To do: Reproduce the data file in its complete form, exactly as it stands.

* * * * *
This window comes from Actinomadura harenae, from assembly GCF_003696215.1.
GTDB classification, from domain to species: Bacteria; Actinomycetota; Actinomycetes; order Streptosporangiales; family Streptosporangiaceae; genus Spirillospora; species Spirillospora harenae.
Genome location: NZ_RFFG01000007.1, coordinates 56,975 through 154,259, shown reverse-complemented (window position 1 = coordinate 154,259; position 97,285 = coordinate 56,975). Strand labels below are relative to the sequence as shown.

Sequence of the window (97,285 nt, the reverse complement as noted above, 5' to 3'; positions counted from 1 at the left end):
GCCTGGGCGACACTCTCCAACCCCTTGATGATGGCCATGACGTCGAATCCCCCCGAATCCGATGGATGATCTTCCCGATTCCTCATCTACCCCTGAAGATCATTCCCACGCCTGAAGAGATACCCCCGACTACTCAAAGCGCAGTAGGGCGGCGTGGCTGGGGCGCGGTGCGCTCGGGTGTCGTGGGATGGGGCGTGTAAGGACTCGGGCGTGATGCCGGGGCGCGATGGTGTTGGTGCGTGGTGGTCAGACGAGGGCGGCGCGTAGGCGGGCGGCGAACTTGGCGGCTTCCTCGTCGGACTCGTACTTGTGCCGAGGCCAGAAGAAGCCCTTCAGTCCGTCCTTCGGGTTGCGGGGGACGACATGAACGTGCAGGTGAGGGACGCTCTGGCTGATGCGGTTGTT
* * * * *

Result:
This window comes from Actinomadura harenae, from assembly GCF_003696215.1.
GTDB classification, from domain to species: Bacteria; Actinomycetota; Actinomycetes; order Streptosporangiales; family Streptosporangiaceae; genus Spirillospora; species Spirillospora harenae.
Genome location: NZ_RFFG01000007.1, coordinates 56,975 through 154,259, shown reverse-complemented (window position 1 = coordinate 154,259; position 97,285 = coordinate 56,975). Strand labels below are relative to the sequence as shown.

Sequence of the window (97,285 nt, the reverse complement as noted above, 5' to 3'; positions counted from 1 at the left end):
GCCTGGGCGACACTCTCCAACCCCTTGATGATGGCCATGACGTCGAATCCCCCCGAATCCGATGGATGATCTTCCCGATTCCTCATCTACCCCTGAAGATCATTCCCACGCCTGAAGAGATACCCCCGACTACTCAAAGCGCAGTAGGGCGGCGTGGCTGGGGCGCGGTGCGCTCGGGTGTCGTGGGATGGGGCGTGTAAGGACTCGGGCGTGATGCCGGGGCGCGATGGTGTTGGTGCGTGGTGGTCAGACGAGGGCGGCGCGTAGGCGGGCGGCGAACTTGGCGGCTTCCTCGTCGGACTCGTACTTGTGCCGAGGCCAGAAGAAGCCCTTCAGTCCGTCCTTCGGGTTGCGGGGGACGACATGAACGTGCAGGTGAGGGACGCTCTGGCTGATGCGGTTGTT